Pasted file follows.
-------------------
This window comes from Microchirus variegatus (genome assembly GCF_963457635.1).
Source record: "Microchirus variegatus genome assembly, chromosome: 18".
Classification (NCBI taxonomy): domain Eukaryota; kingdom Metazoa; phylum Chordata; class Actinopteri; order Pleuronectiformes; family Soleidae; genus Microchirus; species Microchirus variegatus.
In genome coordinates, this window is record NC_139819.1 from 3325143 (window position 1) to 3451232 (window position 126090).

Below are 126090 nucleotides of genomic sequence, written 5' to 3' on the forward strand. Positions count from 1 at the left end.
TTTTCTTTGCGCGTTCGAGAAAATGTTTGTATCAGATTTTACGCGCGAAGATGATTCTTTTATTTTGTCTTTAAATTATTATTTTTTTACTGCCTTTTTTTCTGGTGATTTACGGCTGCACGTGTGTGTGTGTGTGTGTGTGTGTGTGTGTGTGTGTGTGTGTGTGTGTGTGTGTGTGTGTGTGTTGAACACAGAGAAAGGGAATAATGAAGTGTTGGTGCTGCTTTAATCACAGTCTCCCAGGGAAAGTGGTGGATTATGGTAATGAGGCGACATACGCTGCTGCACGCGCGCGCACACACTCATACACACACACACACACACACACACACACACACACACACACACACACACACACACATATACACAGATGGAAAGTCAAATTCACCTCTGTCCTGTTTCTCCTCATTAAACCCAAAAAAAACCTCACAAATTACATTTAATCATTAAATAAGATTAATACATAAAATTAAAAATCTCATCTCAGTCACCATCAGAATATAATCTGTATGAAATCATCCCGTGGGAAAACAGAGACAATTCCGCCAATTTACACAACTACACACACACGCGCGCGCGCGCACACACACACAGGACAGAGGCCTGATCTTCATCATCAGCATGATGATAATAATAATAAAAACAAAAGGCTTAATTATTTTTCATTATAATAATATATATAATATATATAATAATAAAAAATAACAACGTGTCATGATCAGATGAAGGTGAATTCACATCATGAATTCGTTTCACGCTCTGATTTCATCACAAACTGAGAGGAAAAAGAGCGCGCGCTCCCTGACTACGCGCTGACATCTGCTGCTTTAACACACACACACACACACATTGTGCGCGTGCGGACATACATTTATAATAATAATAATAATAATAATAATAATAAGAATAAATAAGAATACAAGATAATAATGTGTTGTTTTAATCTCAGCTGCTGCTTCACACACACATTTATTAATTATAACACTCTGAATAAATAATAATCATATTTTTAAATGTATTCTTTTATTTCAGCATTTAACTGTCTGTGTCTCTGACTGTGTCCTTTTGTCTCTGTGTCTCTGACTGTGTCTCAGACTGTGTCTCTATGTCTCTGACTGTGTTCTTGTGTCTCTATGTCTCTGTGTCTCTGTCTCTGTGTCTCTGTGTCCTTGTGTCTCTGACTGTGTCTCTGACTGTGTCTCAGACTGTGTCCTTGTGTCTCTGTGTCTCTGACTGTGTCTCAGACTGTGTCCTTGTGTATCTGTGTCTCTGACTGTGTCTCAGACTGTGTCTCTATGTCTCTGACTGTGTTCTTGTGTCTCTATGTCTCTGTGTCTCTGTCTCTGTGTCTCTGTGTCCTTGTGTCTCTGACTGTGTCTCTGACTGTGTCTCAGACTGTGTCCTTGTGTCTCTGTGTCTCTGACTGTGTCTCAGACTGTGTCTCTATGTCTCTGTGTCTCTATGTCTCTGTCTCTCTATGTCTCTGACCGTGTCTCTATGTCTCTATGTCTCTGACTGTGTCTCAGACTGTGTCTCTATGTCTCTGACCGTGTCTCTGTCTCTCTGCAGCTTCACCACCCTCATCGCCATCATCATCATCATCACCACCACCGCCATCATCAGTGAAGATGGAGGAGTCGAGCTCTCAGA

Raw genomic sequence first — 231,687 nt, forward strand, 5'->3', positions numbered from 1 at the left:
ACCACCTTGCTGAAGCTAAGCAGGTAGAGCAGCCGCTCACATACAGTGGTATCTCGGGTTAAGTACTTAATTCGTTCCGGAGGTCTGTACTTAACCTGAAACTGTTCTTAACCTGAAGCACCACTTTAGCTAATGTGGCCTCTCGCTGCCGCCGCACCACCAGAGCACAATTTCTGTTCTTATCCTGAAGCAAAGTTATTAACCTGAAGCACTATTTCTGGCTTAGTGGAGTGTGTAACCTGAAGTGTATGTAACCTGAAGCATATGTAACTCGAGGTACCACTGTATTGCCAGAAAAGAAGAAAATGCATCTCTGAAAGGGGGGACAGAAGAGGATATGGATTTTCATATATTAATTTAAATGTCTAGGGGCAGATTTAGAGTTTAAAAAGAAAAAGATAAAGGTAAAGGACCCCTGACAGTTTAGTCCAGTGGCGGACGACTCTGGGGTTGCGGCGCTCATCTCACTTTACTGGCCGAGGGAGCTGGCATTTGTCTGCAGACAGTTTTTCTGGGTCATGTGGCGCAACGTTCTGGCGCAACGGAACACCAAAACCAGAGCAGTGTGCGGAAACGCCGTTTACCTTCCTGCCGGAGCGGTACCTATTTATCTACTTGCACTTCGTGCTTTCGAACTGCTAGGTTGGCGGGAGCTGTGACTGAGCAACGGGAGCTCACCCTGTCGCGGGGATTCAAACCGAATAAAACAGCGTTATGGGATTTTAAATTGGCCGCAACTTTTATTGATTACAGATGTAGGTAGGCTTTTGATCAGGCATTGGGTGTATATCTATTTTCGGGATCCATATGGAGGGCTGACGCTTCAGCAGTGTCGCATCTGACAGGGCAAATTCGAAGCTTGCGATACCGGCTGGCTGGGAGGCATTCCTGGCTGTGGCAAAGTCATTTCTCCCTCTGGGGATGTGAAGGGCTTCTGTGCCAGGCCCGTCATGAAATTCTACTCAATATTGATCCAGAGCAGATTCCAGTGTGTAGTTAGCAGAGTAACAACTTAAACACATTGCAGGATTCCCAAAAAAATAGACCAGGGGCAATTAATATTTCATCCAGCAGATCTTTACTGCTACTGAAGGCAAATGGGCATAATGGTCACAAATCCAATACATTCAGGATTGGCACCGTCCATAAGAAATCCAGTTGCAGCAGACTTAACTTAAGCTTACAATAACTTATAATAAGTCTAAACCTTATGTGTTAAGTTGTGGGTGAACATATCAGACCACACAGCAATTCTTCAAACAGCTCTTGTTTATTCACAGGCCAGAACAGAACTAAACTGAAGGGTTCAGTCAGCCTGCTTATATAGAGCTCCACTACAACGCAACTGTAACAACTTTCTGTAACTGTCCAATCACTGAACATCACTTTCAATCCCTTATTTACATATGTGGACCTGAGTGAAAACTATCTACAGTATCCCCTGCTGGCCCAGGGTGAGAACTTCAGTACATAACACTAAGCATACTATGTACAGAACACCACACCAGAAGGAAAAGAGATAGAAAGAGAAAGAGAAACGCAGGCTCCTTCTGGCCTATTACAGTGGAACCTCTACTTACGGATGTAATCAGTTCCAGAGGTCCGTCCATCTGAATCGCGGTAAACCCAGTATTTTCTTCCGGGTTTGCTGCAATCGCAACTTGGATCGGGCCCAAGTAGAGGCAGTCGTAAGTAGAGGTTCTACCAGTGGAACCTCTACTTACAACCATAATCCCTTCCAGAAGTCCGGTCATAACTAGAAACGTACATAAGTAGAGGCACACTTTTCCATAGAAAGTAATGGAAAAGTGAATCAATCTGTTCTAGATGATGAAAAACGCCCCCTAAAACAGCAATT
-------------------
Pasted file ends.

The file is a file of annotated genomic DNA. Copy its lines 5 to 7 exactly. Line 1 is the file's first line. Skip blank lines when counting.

Below are 126090 nucleotides of genomic sequence, written 5' to 3' on the forward strand. Positions count from 1 at the left end.
TTTTCTTTGCGCGTTCGAGAAAATGTTTGTATCAGATTTTACGCGCGAAGATGATTCTTTTATTTTGTCTTTAAATTATTATTTTTTTACTGCCTTTTTTTCTGGTGATTTACGGCTGCACGTGTGTGTGTGTGTGTGTGTGTGTGTGTGTGTGTGTGTGTGTGTGTGTGTGTGTGTGTGTGTGTTGAACACAGAGAAAGGGAATAATGAAGTGTTGGTGCTGCTTTAATCACAGTCTCCCAGGGAAAGTGGTGGATTATGGTAATGAGGCGACATACGCTGCTGCACGCGCGCGCACACACTCATACACACACACACACACACACACACACACACACACACACACACACACACACACACATATACACAGATGGAAAGTCAAATTCACCTCTGTCCTGTTTCTCCTCATTAAACCCAAAAAAAACCTCACAAATTACATTTAATCATTAAATAAGATTAATACATAAAATTAAAAATCTCATCTCAGTCACCATCAGAATATAATCTGTATGAAATCATCCCGTGGGAAAACAGAGACAATTCCGCCAATTTACACAACTACACACACACGCGCGCGCGCGCACACACACACAGGACAGAGGCCTGATCTTCATCATCAGCATGATGATAATAATAATAAAAACAAAAGGCTTAATTATTTTTCATTATAATAATATATATAATATATATAATAATAAAAAATAACAACGTGTCATGATCAGATGAAGGTGAATTCACATCATGAATTCGTTTCACGCTCTGATTTCATCACAAACTGAGAGGAAAAAGAGCGCGCGCTCCCTGACTACGCGCTGACATCTGCTGCTTTAACACACACACACACACACATTGTGCGCGTGCGGACATACATTTATAATAATAATAATAATAATAATAATAATAAGAATAAATAAGAATACAAGATAATAATGTGTTGTTTTAATCTCAGCTGCTGCTTCACACACACATTTATTAATTATAACACTCTGAATAAATAATAATCATATTTTTAAATGTATTCTTTTATTTCAGCATTTAACTGTCTGTGTCTCTGACTGTGTCCTTTTGTCTCTGTGTCTCTGACTGTGTCTCAGACTGTGTCTCTATGTCTCTGACTGTGTTCTTGTGTCTCTATGTCTCTGTGTCTCTGTCTCTGTGTCTCTGTGTCCTTGTGTCTCTGACTGTGTCTCTGACTGTGTCTCAGACTGTGTCCTTGTGTCTCTGTGTCTCTGACTGTGTCTCAGACTGTGTCCTTGTGTATCTGTGTCTCTGACTGTGTCTCAGACTGTGTCTCTATGTCTCTGACTGTGTTCTTGTGTCTCTATGTCTCTGTGTCTCTGTCTCTGTGTCTCTGTGTCCTTGTGTCTCTGACTGTGTCTCTGACTGTGTCTCAGACTGTGTCCTTGTGTCTCTGTGTCTCTGACTGTGTCTCAGACTGTGTCTCTATGTCTCTGTGTCTCTATGTCTCTGTCTCTCTATGTCTCTGACCGTGTCTCTATGTCTCTATGTCTCTGACTGTGTCTCAGACTGTGTCTCTATGTCTCTGACCGTGTCTCTGTCTCTCTGCAGCTTCACCACCCTCATCGCCATCATCATCATCATCACCACCACCGCCATCATCAGTGAAGATGGAGGAGTCGAGCTCTCAGA

Raw genomic sequence first — 231,687 nt, forward strand, 5'->3', positions numbered from 1 at the left: